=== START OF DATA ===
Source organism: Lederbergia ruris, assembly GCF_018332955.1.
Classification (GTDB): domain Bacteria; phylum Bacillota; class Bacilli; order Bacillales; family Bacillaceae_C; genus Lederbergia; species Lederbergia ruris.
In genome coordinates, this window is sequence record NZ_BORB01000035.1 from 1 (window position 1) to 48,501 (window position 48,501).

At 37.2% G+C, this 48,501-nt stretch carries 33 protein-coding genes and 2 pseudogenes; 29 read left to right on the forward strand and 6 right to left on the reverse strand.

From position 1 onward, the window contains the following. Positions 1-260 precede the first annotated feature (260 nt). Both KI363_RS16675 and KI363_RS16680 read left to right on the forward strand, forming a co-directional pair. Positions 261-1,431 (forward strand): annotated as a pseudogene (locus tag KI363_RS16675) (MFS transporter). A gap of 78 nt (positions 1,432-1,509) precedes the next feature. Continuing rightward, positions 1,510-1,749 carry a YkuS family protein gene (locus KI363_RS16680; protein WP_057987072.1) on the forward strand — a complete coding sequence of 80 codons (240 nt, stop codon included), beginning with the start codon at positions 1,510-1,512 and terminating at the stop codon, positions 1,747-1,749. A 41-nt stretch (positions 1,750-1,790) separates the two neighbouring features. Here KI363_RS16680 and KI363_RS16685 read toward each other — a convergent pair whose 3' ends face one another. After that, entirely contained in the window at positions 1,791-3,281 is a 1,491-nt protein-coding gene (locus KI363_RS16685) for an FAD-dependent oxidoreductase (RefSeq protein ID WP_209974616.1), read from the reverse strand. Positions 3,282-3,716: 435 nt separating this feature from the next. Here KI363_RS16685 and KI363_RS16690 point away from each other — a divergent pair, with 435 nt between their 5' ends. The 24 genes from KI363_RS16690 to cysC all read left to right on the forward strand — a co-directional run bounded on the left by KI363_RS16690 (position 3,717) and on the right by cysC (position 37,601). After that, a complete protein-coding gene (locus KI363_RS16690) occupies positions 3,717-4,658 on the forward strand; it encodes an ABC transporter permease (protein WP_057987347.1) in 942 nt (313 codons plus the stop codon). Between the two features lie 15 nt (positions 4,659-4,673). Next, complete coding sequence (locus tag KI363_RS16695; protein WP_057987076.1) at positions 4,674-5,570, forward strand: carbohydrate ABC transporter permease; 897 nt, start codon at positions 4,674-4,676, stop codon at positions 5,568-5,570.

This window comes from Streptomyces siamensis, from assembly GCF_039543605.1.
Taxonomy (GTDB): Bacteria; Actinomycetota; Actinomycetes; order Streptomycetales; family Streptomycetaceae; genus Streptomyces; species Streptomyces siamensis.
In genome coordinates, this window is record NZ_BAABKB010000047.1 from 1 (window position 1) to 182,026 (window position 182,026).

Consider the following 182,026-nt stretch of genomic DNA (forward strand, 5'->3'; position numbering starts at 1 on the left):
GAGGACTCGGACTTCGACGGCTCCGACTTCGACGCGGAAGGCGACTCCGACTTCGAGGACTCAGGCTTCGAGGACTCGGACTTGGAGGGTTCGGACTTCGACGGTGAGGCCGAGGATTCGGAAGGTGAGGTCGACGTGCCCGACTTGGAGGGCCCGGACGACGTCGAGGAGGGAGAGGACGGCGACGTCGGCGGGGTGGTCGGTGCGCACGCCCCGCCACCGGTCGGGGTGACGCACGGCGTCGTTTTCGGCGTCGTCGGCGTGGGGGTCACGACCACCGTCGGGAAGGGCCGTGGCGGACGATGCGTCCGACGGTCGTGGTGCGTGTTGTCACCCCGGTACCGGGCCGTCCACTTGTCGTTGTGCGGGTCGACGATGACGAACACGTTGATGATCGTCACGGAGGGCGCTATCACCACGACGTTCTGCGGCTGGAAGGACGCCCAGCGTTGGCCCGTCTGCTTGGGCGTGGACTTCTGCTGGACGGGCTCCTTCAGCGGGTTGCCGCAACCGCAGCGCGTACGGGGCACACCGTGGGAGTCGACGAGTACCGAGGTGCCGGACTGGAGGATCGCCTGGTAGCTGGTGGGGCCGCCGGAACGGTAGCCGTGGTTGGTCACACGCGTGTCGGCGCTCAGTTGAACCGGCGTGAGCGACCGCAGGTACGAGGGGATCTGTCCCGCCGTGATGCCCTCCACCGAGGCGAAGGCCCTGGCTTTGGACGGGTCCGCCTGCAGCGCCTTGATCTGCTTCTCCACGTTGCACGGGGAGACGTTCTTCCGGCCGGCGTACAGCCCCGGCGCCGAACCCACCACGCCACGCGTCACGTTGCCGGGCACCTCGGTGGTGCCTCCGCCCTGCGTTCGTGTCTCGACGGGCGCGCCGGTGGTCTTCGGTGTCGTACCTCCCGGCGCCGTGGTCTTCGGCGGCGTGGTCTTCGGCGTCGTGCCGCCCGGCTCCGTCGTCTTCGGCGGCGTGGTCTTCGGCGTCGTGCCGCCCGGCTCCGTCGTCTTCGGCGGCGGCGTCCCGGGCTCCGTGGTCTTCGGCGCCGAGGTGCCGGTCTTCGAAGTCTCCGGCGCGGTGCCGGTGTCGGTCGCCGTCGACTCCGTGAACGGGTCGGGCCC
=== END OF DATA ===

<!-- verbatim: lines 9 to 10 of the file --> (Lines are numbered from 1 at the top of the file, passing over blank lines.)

Consider the following 182,026-nt stretch of genomic DNA (forward strand, 5'->3'; position numbering starts at 1 on the left):
GAGGACTCGGACTTCGACGGCTCCGACTTCGACGCGGAAGGCGACTCCGACTTCGAGGACTCAGGCTTCGAGGACTCGGACTTGGAGGGTTCGGACTTCGACGGTGAGGCCGAGGATTCGGAAGGTGAGGTCGACGTGCCCGACTTGGAGGGCCCGGACGACGTCGAGGAGGGAGAGGACGGCGACGTCGGCGGGGTGGTCGGTGCGCACGCCCCGCCACCGGTCGGGGTGACGCACGGCGTCGTTTTCGGCGTCGTCGGCGTGGGGGTCACGACCACCGTCGGGAAGGGCCGTGGCGGACGATGCGTCCGACGGTCGTGGTGCGTGTTGTCACCCCGGTACCGGGCCGTCCACTTGTCGTTGTGCGGGTCGACGATGACGAACACGTTGATGATCGTCACGGAGGGCGCTATCACCACGACGTTCTGCGGCTGGAAGGACGCCCAGCGTTGGCCCGTCTGCTTGGGCGTGGACTTCTGCTGGACGGGCTCCTTCAGCGGGTTGCCGCAACCGCAGCGCGTACGGGGCACACCGTGGGAGTCGACGAGTACCGAGGTGCCGGACTGGAGGATCGCCTGGTAGCTGGTGGGGCCGCCGGAACGGTAGCCGTGGTTGGTCACACGCGTGTCGGCGCTCAGTTGAACCGGCGTGAGCGACCGCAGGTACGAGGGGATCTGTCCCGCCGTGATGCCCTCCACCGAGGCGAAGGCCCTGGCTTTGGACGGGTCCGCCTGCAGCGCCTTGATCTGCTTCTCCACGTTGCACGGGGAGACGTTCTTCCGGCCGGCGTACAGCCCCGGCGCCGAACCCACCACGCCACGCGTCACGTTGCCGGGCACCTCGGTGGTGCCTCCGCCCTGCGTTCGTGTCTCGACGGGCGCGCCGGTGGTCTTCGGTGTCGTACCTCCCGGCGCCGTGGTCTTCGGCGGCGTGGTCTTCGGCGTCGTGCCGCCCGGCTCCGTCGTCTTCGGCGGCGTGGTCTTCGGCGTCGTGCCGCCCGGCTCCGTCGTCTTCGGCGGCGGCGTCCCGGGCTCCGTGGTCTTCGGCGCCGAGGTGCCGGTCTTCGAAGTCTCCGGCGCGGTGCCGGTGTCGGTCGCCGTCGACTCCGTGAACGGGTCGGGCCC